Jill Soloway is the writer-director who created the Amazon series Transparent (2014-2019), inspired by her father coming out as transgender in 2011. Her 2018 memoir, She Wants It: Desire, Power, and Toppling the Patriarchy, starts with a phone call she receives from her parent, Hari Soloway, a psychiatrist, from their hometown of Chicago, “Are you sitting down?” It continues with the story of how the author explores the experience of trans women, befriends the trans community, depicts the life of a Jewish family, in the semi-autobiographical TV series, that ran four seasons, and came to a halt when Jeffrey Tambor, who played Mort/Maura Pfefferman, or Moppa as the family calls their dad in real life, was accused of inappropriate behavior in November 2017. Creators and cast regrouped and decided to produce a two-hour musical finale, rather than a full season, with songs written by Faith Soloway, Jill’s sister. It premieres on September 27, watch trailer here.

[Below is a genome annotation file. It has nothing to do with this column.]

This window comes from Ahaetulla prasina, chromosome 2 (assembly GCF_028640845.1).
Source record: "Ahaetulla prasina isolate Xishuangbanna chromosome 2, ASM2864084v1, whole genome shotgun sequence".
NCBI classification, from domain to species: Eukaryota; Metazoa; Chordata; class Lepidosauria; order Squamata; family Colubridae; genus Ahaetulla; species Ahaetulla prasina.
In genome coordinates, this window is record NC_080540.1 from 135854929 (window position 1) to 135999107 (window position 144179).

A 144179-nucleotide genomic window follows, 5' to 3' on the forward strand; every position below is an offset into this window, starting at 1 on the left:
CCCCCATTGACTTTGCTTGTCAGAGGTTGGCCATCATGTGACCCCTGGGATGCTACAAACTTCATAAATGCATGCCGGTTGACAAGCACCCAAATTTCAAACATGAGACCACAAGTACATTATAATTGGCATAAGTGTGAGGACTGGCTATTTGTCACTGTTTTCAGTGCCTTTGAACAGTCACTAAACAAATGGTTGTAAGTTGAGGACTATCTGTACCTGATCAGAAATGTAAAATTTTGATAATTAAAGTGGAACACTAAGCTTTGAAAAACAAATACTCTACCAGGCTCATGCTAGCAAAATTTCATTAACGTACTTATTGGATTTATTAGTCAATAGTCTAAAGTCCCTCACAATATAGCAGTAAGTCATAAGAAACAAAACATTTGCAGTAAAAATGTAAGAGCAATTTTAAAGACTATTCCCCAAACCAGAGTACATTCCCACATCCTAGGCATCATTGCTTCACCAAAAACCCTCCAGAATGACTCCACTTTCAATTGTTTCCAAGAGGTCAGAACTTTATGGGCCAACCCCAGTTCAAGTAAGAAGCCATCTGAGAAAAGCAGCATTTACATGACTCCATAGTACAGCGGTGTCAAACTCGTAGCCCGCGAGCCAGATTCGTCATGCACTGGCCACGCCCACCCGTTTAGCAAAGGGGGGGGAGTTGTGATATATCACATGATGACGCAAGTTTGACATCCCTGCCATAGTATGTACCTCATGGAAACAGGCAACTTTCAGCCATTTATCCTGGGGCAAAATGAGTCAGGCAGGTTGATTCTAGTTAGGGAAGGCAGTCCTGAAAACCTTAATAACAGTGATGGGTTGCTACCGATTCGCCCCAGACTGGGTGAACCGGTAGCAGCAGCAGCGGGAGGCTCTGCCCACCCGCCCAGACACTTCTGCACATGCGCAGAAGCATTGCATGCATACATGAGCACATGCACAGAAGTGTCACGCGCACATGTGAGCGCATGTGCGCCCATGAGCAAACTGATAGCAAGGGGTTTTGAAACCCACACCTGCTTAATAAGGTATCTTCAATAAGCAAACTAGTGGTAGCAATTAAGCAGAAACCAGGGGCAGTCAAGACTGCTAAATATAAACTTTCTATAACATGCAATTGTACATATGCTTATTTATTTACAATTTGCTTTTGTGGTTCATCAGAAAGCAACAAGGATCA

Judith Light plays the mother, Gaby Hoffmann is the younger sister, Amy Landecker the older sister, Jay Duplass the brother, Alexandra Billings is Maura’s best friend, Kathryn Hahn, who had acted in Soloway’s Afternoon Delight (2013) and I Love Dick (2017), returns as the rabbi.
During that period, Jill Soloway underwent a personal transition from straight or cisgender woman, married to a man, Bruce Gilbert, mother of two sons, Felix, 11, and Isaac, 23, from a previous relationship, to lesbian, to trans. She now uses the singular they/their pronouns.
I have been intrigued by this show from the start, you may read my 2015 article “Transgender Made Transparent.”